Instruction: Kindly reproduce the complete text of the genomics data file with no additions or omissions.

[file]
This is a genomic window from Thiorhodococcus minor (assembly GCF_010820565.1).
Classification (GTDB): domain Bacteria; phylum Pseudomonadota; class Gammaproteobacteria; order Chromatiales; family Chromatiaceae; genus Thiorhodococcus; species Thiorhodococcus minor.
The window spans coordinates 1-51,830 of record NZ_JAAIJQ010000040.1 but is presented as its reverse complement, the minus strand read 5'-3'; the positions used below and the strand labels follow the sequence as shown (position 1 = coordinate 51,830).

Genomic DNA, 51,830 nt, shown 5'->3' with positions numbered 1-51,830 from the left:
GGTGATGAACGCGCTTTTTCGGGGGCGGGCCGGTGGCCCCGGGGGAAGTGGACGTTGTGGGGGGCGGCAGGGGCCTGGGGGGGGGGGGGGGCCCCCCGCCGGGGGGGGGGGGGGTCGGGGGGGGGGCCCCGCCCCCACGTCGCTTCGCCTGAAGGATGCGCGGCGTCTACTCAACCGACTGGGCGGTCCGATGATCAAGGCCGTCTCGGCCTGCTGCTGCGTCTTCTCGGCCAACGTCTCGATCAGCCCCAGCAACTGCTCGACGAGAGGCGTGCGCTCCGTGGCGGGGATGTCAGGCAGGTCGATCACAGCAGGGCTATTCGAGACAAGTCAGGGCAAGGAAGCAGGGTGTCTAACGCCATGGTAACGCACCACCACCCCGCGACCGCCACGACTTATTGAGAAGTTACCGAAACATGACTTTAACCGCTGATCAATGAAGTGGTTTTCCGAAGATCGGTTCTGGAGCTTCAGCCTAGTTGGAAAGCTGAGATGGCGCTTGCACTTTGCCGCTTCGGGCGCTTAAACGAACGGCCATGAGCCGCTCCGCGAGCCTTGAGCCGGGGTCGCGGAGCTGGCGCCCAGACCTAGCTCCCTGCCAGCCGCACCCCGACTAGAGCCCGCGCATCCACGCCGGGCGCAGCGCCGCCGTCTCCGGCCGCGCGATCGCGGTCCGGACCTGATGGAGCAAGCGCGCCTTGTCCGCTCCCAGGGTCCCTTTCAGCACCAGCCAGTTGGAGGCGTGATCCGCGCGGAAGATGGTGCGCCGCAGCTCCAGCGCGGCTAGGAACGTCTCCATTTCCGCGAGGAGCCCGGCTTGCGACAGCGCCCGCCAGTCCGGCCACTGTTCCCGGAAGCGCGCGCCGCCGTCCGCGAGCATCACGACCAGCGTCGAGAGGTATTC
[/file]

This is a genomic window from Thiorhodococcus minor (assembly GCF_010820565.1).
Classification (GTDB): domain Bacteria; phylum Pseudomonadota; class Gammaproteobacteria; order Chromatiales; family Chromatiaceae; genus Thiorhodococcus; species Thiorhodococcus minor.
The window spans coordinates 1-51,830 of record NZ_JAAIJQ010000040.1 but is presented as its reverse complement, the minus strand read 5'-3'; the positions used below and the strand labels follow the sequence as shown (position 1 = coordinate 51,830).

Genomic DNA, 51,830 nt, shown 5'->3' with positions numbered 1-51,830 from the left:
GGTGATGAACGCGCTTTTTCGGGGGCGGGCCGGTGGCCCCGGGGGAAGTGGACGTTGTGGGGGGCGGCAGGGGCCTGGGGGGGGGGGGGGGCCCCCCGCCGGGGGGGGGGGGGGTCGGGGGGGGGGCCCCGCCCCCACGTCGCTTCGCCTGAAGGATGCGCGGCGTCTACTCAACCGACTGGGCGGTCCGATGATCAAGGCCGTCTCGGCCTGCTGCTGCGTCTTCTCGGCCAACGTCTCGATCAGCCCCAGCAACTGCTCGACGAGAGGCGTGCGCTCCGTGGCGGGGATGTCAGGCAGGTCGATCACAGCAGGGCTATTCGAGACAAGTCAGGGCAAGGAAGCAGGGTGTCTAACGCCATGGTAACGCACCACCACCCCGCGACCGCCACGACTTATTGAGAAGTTACCGAAACATGACTTTAACCGCTGATCAATGAAGTGGTTTTCCGAAGATCGGTTCTGGAGCTTCAGCCTAGTTGGAAAGCTGAGATGGCGCTTGCACTTTGCCGCTTCGGGCGCTTAAACGAACGGCCATGAGCCGCTCCGCGAGCCTTGAGCCGGGGTCGCGGAGCTGGCGCCCAGACCTAGCTCCCTGCCAGCCGCACCCCGACTAGAGCCCGCGCATCCACGCCGGGCGCAGCGCCGCCGTCTCCGGCCGCGCGATCGCGGTCCGGACCTGATGGAGCAAGCGCGCCTTGTCCGCTCCCAGGGTCCCTTTCAGCACCAGCCAGTTGGAGGCGTGATCCGCGCGGAAGATGGTGCGCCGCAGCTCCAGCGCGGCTAGGAACGTCTCCATTTCCGCGAGGAGCCCGGCTTGCGACAGCGCCCGCCAGTCCGGCCACTGTTCCCGGAAGCGCGCGCCGCCGTCCGCGAGCATCACGACCAGCGTCGAGAGGTATTC